How Much Do Analysts & Consultants Earn?
The job or position of management analyst is synonymous with management consultant according to the Bureau of Labor Statistics (BLS). Management consultants suggest ways that a company can improve its efficiency, revenue, expense controls, and profitability.
As of 2018, the average salary for management analysts was $87,000, and 90 percent earned between $56,000 and $142,000.
Management consultants are typically tasked with analyzing, modeling, and identifying areas where improvement is needed. The analyst may develop a strategy and help the business implement the steps necessary to improve sales, revenue, cost controls, or operational efficiency. The consultants may also need to train employees on implementing and working with a new process.
Management analysts can be self-employed whereby they are hired on a contract basis or for a particular project. The project might have a particular specialization such as inventory controls or eliminating duplication through reorganization of a company's structure. Some analysts work for large consulting firms where their role is to help the firm's clients make any necessary improvements.
Requirements and Training Needed
An advanced degree such as an MBA as well as several years of related experience is needed to be considered for a management consultant position.
Those interested in improving their credentials can opt for certification from The Institute of Management Consultants USA (IMC USA), which offers a Certified Management Consultant (CMC) designation. In addition to education requirements, consultants must also have a number of years of experience to achieve certification.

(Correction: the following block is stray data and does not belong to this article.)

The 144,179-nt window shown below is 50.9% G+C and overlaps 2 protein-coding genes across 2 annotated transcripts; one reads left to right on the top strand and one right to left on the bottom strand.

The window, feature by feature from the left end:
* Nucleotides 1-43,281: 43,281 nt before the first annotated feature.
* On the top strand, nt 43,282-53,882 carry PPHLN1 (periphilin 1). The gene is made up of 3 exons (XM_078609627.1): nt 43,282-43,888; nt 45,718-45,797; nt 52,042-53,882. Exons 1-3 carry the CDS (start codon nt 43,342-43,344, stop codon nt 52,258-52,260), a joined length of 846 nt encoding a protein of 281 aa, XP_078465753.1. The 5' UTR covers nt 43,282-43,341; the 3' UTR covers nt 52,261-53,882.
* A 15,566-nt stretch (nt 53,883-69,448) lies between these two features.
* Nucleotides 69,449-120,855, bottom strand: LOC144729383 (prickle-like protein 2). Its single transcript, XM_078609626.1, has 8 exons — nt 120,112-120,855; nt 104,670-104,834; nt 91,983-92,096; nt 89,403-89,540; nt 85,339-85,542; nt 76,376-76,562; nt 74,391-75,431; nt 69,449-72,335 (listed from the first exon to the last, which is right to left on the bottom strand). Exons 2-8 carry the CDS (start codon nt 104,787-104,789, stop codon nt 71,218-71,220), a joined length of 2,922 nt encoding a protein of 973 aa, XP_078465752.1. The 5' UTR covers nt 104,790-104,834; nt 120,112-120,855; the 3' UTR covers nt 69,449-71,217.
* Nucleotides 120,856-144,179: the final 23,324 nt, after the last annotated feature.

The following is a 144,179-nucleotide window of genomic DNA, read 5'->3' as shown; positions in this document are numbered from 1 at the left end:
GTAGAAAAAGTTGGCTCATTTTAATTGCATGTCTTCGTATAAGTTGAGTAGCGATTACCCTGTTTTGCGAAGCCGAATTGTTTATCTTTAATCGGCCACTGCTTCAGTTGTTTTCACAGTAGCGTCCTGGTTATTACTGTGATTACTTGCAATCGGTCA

Consultants with leading firms can earn very handsome pay packages that far exceed the BLS averages. For example, according to job website payscale.com, management consulting associates with McKinsey & Co. earn an average of $102,000 per year, within a range of $72,000 to $174,000.
The same management consultants at Deloitte earn an average of $90,000 within the range of $83,000 to $121,000 per year. Consulting managers and partners draw even higher pay. However, there are caveats.
Consulting firms, as well as independent consultants, typically bill by the hour. This practice has many downsides, for individual consultants and consulting clients alike, and has come under attack in some quarters.
The BLS counted more than 800,000 management analysts in 2016, and the number is expected to exceed 900,000 by the year 2026.
The BLS notes that frequent travel is a typical part of the job. See our discussion of health and business travel. However, the BLS also claims that only about 25 percent work more than 40 hours per week. The figure is likely understated, at least for the most prestigious consulting firms. Work weeks of at least 60 hours are sometimes the norm, and 70 to 80 hours are not at all unusual.
In addition to reading the above-referenced articles on billable hours and utilization rates, also see our discussions of living to work and the up or out policy. All of these matters are significant for the prospective consultant. In short, those who succeed in this field live to work and thrive under pressure.